Fundamental Trading Forecast: Trade Wars, Recession, Fed Trouble – The Fed Symposium’s Pick
Recession Talking Points:
- Liquidity is a principal market concern this week as we enter the belly of the summer trading lull
- The Jackson Hole symposium is without doubt the top fundamental event ahead which draws a direct line to monetary policy
- Principal concern for global markets is more likely to be recession fears while trade wars will likely stir with headlines
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The traditional economic docket for high-level data releases this week is fairly light, but that doesn't account for the deepening concern around three critical fundamental themes driving the markets forward: recession fears, trade wars and the fight building around global monetary policy. Before we consider what these themes can wrought for market influence, we first need to account for the seasonal conditions that are compounding ongoing structural issues. Already dealing with a growing stretch in speculative positioning that has spilled heavily into leverage, we are now passing through the absolute lull in seasonal quiet that distorts conditions through the Northern Hemisphere's summer. While thin markets most often translates into stalled efforts to prompt trends, it can also amplify unexpected volatility.
S&P 500 Seasonality Chart by Month
We are facing plenty of scheduled and - more troubling - unscheduled but highly probable systemic event risk moving forward. Most of the attention will go towards speculation surrounding the intent and efficacy of monetary policy. That is owing to the Jackson Hole Symposium scheduled from Friday through Sunday. The event's theme is the challenges facing monetary policy, which happens to be an acute market concern as well. Of course, the questions of how aggressive the major banks will be in preempting serious problems ahead, the fight for independence from political influence (as is currently being tested between Powell and Trump) and what can be done if we exhaust the influence of rates and QE are not likely to be covered in earnest. Markets will judge nonetheless.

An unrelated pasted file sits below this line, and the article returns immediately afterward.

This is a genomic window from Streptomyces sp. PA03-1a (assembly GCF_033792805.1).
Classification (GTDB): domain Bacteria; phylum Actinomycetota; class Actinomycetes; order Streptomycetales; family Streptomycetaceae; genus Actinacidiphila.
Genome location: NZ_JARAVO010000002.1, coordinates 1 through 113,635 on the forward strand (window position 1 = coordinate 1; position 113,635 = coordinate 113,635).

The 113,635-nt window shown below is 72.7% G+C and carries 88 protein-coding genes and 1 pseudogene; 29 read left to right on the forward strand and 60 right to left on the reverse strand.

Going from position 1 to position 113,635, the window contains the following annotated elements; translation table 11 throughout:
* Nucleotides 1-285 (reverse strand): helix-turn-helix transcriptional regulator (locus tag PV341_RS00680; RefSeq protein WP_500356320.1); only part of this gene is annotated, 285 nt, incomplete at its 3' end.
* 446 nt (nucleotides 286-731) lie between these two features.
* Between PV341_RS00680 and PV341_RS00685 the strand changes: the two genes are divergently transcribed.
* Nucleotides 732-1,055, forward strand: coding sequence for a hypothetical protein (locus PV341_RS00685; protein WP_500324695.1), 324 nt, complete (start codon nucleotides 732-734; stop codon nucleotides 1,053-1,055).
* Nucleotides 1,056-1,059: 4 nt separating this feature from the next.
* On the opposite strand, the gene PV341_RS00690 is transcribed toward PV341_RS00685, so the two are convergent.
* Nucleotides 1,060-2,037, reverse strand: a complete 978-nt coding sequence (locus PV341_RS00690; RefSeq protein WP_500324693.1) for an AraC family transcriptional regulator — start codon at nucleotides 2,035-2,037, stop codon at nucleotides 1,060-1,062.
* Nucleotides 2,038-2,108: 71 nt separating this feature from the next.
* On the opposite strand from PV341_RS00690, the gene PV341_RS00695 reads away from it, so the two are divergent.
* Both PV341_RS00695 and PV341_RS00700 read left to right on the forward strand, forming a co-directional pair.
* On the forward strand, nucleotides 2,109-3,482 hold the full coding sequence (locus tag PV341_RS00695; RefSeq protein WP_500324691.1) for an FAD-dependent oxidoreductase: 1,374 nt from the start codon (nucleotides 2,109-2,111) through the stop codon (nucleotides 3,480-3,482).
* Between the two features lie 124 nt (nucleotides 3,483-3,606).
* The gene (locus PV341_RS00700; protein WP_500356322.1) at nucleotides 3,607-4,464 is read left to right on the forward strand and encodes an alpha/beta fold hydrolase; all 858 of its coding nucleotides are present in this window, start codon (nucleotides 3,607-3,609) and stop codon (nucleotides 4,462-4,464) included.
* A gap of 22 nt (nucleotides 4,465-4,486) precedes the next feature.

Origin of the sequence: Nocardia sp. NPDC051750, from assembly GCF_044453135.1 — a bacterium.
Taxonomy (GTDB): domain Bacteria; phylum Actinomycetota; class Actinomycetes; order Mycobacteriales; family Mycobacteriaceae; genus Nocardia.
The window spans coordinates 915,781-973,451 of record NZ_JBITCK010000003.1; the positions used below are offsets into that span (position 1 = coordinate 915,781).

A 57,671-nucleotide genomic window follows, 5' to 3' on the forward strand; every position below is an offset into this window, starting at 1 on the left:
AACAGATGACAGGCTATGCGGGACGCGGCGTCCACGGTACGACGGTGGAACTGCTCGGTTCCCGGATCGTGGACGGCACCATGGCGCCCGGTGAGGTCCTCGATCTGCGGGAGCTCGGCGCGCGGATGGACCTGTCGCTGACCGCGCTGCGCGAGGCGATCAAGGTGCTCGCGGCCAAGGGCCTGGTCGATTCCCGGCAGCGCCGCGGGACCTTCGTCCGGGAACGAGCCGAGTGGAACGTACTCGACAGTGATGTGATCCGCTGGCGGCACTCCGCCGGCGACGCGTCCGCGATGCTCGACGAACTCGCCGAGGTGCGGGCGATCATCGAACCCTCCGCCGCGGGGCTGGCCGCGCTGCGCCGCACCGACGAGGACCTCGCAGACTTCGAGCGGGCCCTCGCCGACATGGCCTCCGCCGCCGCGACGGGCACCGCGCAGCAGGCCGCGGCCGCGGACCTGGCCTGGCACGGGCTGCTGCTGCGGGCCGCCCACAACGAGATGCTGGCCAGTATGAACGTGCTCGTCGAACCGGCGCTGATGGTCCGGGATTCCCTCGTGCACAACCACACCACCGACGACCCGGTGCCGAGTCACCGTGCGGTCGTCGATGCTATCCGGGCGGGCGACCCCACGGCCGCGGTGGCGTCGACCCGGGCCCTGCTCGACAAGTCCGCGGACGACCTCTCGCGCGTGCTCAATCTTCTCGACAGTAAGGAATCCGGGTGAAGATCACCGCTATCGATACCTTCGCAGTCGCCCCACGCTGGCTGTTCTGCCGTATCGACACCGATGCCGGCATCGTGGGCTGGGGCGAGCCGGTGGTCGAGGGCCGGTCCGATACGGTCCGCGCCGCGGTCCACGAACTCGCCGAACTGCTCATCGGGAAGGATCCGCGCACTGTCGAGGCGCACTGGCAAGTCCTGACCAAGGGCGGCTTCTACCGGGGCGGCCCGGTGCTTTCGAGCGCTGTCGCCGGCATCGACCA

Trade wars is another theme that continues to rumble in the background thanks to the frequency with which the US and China have reversed course on their relationship and the frequency of updates on this particular front. We already started the new week with fresh headlines of concern which officials are attempting to play down on both sides of the economic battle front. We are all too familiar with how quickly this confrontation can flare up and trigger a panicked market response, so it will not be easy for markets to just overlook the threat it poses over short and long-term. Yet, with the next known upgrade not until the September 1st induction of the new wave of tariffs on China, attention will be pulled forward until that definitive update is offered.
My baseline concern for the markets at large remains the fears from the market that an economic throttling is on the horizon. It is difficult to alter engrained market fear when there is very little data to support a genuine reach in speculative views. Officials are attempting it certainly, however, with many governments and central banks attempting to repeat optimism as a mantra hoping that it will stick in the psyche of the consumers, business leaders and investors that would need to make it a reality. If market participants are willing to base their assessments on signals like the yield curve inversion, tension will remain high. And, while we are likely to get a sense of this course with the Symposium (and the G-7 leaders' summit over the weekend), it is likely that we see a flighty market respond to any sign of trouble in the interim - whether data based or sheer market speculation.
US 10-Year to 3-Month Treasury Yield Curve Overlaid with S&P 500 in Blue (Monthly)
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